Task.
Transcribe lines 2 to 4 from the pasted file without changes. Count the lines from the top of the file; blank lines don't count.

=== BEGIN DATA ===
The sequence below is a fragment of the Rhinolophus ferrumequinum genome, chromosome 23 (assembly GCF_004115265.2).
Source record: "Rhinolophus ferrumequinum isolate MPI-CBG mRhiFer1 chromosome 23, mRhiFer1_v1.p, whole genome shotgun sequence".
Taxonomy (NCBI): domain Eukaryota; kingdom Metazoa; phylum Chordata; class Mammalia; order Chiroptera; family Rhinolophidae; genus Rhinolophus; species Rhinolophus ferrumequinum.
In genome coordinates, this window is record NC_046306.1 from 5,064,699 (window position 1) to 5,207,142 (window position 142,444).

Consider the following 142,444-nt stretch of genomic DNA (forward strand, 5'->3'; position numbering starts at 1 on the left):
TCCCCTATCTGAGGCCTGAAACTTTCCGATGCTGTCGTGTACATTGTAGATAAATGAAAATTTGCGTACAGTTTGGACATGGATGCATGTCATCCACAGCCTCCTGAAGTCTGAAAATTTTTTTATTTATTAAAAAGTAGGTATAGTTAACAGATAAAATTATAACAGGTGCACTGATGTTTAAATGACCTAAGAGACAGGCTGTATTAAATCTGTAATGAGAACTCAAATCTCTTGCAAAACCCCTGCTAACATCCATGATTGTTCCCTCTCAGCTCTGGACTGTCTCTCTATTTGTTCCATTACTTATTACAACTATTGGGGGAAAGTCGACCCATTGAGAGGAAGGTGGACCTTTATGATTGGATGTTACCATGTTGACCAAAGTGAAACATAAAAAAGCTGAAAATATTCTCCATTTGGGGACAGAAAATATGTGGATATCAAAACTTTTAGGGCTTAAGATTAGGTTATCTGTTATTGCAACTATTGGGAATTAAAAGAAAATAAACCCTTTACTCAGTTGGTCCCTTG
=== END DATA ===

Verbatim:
Source record: "Rhinolophus ferrumequinum isolate MPI-CBG mRhiFer1 chromosome 23, mRhiFer1_v1.p, whole genome shotgun sequence".
Taxonomy (NCBI): domain Eukaryota; kingdom Metazoa; phylum Chordata; class Mammalia; order Chiroptera; family Rhinolophidae; genus Rhinolophus; species Rhinolophus ferrumequinum.
In genome coordinates, this window is record NC_046306.1 from 5,064,699 (window position 1) to 5,207,142 (window position 142,444).